If the buck’s got a cross, the coffee’s got to be sweet
Coffee Consciousness III
I like like my coffee bitter. I am willing to mix it with milk (cappuccino’s are still a cornerstone of breakfast or a late morning snack), fuse it with chocolate or doctor it with cinnamon, but the only sweetness allowed comes mixed with cocoa butter. Sugar and sweeteners just seem to interfere with how that nutty toasted bitterness wakes my tongue and then the rest of me before the caffeine even kicks in. And since I don’t get much of a kick from caffeine (I have no problems sleeping after a late night espresso), I need all the flavor excitement I can get.
Saint Euch’s, of course is the exception that proves the rule.
Sant’Eustacchio “il Caffè” is hidden behind Palazzo Madama, the sixteenth century palazzo that houses Italy’s Senate, half way between the Pantheon and Piazza Navona. It is hidden but not unknown – throngs of senators and staffers fill the small bar at peak hours and the few small steal and glass tables outside are often full of well-directed tourists.
In most places in Italy if you order and espresso, they’ll serve it bitter and you add sugar to taste. Sant’Eustacchio works the other way around because their fame is built on the sugary foam that fills the cups behind the old giant machines as they make them. How is it done? Hard to tell because they make sure it all happens out of sight.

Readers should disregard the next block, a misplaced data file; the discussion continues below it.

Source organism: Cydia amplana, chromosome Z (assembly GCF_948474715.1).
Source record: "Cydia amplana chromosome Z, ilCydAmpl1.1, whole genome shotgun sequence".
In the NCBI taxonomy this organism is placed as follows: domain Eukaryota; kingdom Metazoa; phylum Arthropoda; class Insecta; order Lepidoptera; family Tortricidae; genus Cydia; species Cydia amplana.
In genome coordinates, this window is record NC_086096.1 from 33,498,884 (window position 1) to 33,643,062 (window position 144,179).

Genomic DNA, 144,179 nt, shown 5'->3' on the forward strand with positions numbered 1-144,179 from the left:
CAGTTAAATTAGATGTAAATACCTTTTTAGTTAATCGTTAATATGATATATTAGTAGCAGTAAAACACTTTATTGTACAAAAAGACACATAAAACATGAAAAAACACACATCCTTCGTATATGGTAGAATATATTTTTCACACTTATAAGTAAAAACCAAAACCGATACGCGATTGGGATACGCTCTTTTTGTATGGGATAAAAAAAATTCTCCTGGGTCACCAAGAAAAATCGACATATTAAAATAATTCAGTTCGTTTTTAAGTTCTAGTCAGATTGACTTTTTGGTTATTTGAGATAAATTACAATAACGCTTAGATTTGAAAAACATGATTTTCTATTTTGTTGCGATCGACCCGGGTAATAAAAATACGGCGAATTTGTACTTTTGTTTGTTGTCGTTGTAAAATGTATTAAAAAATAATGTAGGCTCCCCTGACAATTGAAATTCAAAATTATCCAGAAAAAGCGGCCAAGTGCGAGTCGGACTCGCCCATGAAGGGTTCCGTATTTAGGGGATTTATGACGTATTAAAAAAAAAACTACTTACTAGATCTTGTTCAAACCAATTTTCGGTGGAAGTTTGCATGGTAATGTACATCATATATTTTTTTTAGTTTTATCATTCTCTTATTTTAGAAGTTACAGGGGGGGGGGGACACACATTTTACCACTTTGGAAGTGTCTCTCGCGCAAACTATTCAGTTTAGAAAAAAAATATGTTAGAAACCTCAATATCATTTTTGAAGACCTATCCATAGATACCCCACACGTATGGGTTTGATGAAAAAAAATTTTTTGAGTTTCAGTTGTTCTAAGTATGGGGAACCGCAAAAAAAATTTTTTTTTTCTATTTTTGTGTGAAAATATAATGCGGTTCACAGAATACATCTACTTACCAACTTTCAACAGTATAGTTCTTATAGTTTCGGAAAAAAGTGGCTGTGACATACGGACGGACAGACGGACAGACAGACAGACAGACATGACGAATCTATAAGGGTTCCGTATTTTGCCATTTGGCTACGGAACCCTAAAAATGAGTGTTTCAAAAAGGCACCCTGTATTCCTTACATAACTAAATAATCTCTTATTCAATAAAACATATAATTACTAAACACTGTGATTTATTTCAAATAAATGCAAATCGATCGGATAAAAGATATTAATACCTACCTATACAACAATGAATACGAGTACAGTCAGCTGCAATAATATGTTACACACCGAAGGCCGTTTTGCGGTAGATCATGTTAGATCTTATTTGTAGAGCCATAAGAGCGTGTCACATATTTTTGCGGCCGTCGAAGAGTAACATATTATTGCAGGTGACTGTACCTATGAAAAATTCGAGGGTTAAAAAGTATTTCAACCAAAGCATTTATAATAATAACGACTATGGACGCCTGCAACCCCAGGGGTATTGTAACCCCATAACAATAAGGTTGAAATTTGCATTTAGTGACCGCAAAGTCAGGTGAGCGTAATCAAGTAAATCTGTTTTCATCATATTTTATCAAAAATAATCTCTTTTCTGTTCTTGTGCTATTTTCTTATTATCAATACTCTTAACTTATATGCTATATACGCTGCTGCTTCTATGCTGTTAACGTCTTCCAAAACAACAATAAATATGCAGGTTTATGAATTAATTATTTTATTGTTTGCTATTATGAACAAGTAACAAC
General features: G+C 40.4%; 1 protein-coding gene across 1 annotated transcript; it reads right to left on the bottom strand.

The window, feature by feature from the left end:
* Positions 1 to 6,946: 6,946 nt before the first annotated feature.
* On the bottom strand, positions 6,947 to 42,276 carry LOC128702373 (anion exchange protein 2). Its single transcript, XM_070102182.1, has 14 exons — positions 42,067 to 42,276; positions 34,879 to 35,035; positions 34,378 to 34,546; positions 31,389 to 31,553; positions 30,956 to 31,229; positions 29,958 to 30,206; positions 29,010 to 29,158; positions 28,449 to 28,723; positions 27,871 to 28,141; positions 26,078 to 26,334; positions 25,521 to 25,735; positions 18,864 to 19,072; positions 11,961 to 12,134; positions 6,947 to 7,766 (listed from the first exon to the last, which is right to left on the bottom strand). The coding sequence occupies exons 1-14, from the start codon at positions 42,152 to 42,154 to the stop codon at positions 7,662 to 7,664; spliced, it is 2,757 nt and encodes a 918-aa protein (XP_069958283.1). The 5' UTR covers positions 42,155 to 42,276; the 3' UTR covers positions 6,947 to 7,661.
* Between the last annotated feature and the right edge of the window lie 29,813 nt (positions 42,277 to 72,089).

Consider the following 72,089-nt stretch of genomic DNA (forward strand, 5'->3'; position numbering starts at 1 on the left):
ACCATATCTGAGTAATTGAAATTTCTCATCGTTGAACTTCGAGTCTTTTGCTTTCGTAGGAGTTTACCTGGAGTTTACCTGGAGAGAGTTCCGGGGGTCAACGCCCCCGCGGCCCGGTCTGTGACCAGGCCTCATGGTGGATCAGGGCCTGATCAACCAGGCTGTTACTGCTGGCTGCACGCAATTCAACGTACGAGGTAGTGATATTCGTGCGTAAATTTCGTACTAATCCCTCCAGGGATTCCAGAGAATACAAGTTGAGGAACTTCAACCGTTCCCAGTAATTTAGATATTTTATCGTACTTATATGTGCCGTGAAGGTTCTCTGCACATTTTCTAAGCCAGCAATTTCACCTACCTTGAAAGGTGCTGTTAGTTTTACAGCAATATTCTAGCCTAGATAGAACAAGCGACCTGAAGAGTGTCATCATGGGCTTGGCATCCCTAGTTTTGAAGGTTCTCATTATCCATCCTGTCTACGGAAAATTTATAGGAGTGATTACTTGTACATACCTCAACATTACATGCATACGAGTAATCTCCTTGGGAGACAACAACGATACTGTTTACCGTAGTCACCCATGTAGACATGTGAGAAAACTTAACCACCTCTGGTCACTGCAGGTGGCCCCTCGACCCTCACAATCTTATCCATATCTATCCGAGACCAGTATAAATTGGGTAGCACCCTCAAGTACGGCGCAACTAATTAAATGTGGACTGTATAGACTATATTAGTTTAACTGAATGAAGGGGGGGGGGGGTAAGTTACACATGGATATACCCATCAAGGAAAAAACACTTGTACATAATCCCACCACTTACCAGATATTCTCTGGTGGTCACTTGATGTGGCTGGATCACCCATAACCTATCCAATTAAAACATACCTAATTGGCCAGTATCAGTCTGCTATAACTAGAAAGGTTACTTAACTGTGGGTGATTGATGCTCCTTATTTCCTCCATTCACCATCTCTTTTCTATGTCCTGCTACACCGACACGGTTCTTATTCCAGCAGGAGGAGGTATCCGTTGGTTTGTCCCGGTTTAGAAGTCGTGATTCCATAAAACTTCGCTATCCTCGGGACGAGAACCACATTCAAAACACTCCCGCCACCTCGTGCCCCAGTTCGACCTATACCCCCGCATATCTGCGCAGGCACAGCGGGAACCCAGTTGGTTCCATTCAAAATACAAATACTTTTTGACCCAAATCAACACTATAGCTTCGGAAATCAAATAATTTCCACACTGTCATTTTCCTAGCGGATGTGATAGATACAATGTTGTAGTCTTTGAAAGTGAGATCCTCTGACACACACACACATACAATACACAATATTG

It is not cheap. Table service is at a premium and even the stand-up espresso and it’s tasty foam comes at a premium on local bars. But just twenty cents witch you will stop fussing about, just as having to muscle up to the bar will seem less stressful after you sip it down and then scoop the remaining foam out with little spoons. Keep in mind that it won’t set you back much more than a high-street Starbucks; there are thousands of those around the world, but there are only eight little tables outside Saint Euch’s. And those eight tables are only in Rome.
Sant’Eustacchio selects, roasts and sells their own blends both as bean or powder, and make their own coffee based chocolates. When I’m away from central Rome I try to keep a little bag of their dark chocolate covered coffee beans.
Oh, a word of warning, tiny Piazza Sant’Eustacchio has two bars with similar names. The Camilloni di Sant’Eustaccio just a few feet closer to the Pantheon has much better pastries (the one thing the Sant’Eustacchio doesn’t do as well), good cappuccino’s and much more breathing space. If it’s breakfast I’m after – a cappuccino, a brioche and place to flip through the morning paper with a friend – that’s where I’d rather be.
I can always hop over to Sant’ Eustacchio “il Caffè” on my way back to the office.
- Joshua Lawrence
What does the buck with the cross have to do with all this? Piazza Sant’Eustacchio gets it’s name from the little chuc
hat has been there for about a thousand years. The symbol of saint is a stag with cross rising out from be
tween the horns and it adorns both the church and boxes and bags of ground coffee and coffee themed chocolates from “il Caffè”.
of you reading this on Facebook or elsewhere, it was first published on carbonara.wordpress.com